Why we built Hemlock Bluff Cabin, and why we’re selling


Our friends and family, former cabin guests, and strangers responding to our “cabin for sale” notices are all asking us the same question: Why are you selling?


To answer that question, I need to start from the beginning.... The reasons we’re selling are connected to the reasons we built in the first place.


A much-needed getaway

Back in 2002, I had just started a small business in Nashville. Like everyone in that position, I was working long hours and dealing with a lot of stress. My wife suggested that we take a weekend off, find some quiet getaway out in the country, and chill for a bit. 


Google turned up some cabins at the Big South Fork National Park, a short two and one-half hour drive from Nashville. We packed up the family dog and our two boys, ages 13 and 8 at the time, and drove to the woods. 


Long story short, the wilderness retreat worked. The Big South Fork turned out to be beautiful and remote. We hiked. We rode horses. We played board games. We watched goofy shows on TV at night. We relaxed and had lots of laughs. 


The first of many

That first weekend at a cabin led to many more such weekends over the next few years. We stayed in a wide variety of cabins, making notes of likes and dislikes along the way. We bought this lot that borders the National Park in 2003, thinking we’d build on it “one day.” Then, I became obsessed with building the perfect cabin for our little family and the timeline accelerated. We built Hemlock Bluff Cabin in 2006.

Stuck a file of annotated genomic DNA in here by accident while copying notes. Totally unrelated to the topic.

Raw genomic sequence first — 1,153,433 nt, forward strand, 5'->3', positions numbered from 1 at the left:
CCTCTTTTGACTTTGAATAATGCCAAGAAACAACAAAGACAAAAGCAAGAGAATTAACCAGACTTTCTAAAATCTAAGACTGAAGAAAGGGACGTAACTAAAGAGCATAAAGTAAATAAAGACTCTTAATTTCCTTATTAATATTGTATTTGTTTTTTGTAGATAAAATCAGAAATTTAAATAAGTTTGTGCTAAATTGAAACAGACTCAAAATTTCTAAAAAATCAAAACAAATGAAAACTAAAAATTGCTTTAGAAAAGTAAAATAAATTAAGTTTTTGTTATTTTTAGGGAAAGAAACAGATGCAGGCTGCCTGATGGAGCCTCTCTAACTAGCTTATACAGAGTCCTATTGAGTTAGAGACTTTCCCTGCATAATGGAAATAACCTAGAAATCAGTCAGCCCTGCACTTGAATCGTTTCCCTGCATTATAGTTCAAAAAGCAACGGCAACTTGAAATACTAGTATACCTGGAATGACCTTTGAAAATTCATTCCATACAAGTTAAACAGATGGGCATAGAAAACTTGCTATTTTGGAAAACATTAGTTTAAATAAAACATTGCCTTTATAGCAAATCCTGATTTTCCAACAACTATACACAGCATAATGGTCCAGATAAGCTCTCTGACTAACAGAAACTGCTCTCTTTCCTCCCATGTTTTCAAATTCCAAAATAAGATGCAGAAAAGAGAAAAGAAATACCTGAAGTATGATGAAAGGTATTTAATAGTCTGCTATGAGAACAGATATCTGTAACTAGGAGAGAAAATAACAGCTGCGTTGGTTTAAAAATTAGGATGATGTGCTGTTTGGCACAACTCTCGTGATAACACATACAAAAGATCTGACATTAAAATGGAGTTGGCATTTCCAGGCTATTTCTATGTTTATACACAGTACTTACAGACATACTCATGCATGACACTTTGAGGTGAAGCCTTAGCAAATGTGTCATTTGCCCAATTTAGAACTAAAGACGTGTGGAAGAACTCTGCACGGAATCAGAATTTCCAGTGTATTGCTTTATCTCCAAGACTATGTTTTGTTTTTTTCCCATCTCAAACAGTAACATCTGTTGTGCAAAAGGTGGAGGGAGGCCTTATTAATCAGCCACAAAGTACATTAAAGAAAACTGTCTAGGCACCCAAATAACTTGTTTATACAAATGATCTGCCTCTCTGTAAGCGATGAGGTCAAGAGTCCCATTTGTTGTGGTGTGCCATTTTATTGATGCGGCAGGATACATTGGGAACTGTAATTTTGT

For us, the “perfect cabin” included everything you see highlighted on this web site. We came up, on average, twice a month. And we spent almost every Thanksgiving and Christmas here. Our boys grew to love these woods and creeks and trails. So did we.


A part-time vacation rental

During the first six years, from about 2006 through 2012, when we didn’t want to use it, we rented the cabin through the property developer / manager, Laurel Fork Rustic Retreat. They took care of everything associated with the business of renting (and still do, if you’re interested in doing the same). From 2013 to 2016, we rented it less and less, as our financial circumstances got better. We stopped renting it entirely in 2017.


Life changes

As happens, when the boys grew into young men with their own lives, we stopped coming so much as a family unit. And, as my wife and I got older, we developed a passionate interest in spending more and more time in yet another idyllic part of the world — Italy. 


Consequently, in recent years, we’ve spent less and less time at Hemlock Bluff and more time across the pond. It took us a long time to reluctantly come to this conclusion, but, finally, we decided it makes no sense for us to keep Hemlock Bluff. Some other family should have it and enjoy it. So, here we are....